EDITORIAL: Consent culture must be priority

“It’s important to recognize that not all abusers and rapists fit the Harvey Weinstein archetype of powerful Hollywood mogul. They are our friends, colleagues, teachers, and those we call our romantic partners.” (Photo courtesy of Pixabay)

The high numbers of male and female actors, managers, and publicists who have decided to share their stories of Harvey Weinstein’s alleged sexual assault (which has continued for more than three decades) reminds us of how pervasive rape culture is.

It’s more proof that campus policies geared toward consent culture are vital to students’ safety and should continue.

Rape culture can be described as a set of beliefs and practices that normalizes and excuses acts of sexual violence against women. This gender-based violence also extends to men, transgender and gender-nonconforming people. As noted by Sarah Prior and Brooke de Heer in their Inside Higher Ed article, Raising Strong Women in a Culture of Rape: “It is a society where violence is seen as sexy and sexuality as violence.”

This culture is even more pronounced on university campuses.

In North America, around 15 to 25 per cent of women who attend college and or university will experience some form of sexual assault in their academic career. Women aged 18 to 25 are more likely to face some sort of sexual violence.

According to the Canadian Federation of Students (CFS) Sexual Assault fact sheet published in 2015, one in five women will experience sexual assault on campuses across Ontario, with many occurring within the first eight weeks of the school year.

It’s important to recognize that not all abusers and rapists fit the Harvey Weinstein archetype of powerful Hollywood mogul. They are our friends, colleagues, teachers, and those we call our romantic partners.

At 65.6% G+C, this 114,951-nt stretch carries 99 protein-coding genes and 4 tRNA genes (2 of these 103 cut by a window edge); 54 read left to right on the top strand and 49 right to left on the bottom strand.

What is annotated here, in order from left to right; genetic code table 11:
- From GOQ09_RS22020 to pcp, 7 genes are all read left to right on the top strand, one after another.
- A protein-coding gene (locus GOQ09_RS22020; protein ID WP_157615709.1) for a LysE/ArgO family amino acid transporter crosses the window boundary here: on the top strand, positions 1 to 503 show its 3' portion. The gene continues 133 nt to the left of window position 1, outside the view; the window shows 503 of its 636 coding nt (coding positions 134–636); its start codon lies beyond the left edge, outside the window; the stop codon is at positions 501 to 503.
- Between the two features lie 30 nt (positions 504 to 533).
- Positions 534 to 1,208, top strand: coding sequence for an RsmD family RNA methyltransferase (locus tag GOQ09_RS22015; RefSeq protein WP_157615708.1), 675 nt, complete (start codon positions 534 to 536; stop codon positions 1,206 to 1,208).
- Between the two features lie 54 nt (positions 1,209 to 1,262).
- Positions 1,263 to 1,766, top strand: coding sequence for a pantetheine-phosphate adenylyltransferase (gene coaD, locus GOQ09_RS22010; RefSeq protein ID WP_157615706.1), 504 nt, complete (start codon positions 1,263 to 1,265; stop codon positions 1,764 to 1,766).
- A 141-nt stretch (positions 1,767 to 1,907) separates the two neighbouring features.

The normalization of sexual violence occurs within our communities and most intimate relationships. According to the CFS, more than 80 per cent of rapes that occur on college and university campuses are committed by someone known to the victim, with half of these incidents occurring on dates.

The messages we receive from media and the rest of society tell us that sexual assault is OK, and that it is normal when it is not.

Ryerson has taken steps to combat sexual violence on campus and promote a variety of workshops and policies that educate students on the myriad of ways sexual violence takes place in the student body.        

In 2015, Ryerson launched the Office of Sexual Violence Support and Education, which is responsible for creating policies that relate to sexual violence on campus. Campaigns, such as #consentcomesfirst, empower young students to confidently call out sexual abuse when they see it and hold perpetrators in institutionalized settings accountable.  

As noted in the CFS fact sheet, educating faculty, staff and students is a part of breaking down the hard shell that prevents rape survivors from breaking free from the stigma of assault. It is about creating a community where victims feel safe. A community to reassure them that they are not blamed when they decide to come forward and report incidents of sexual assault.

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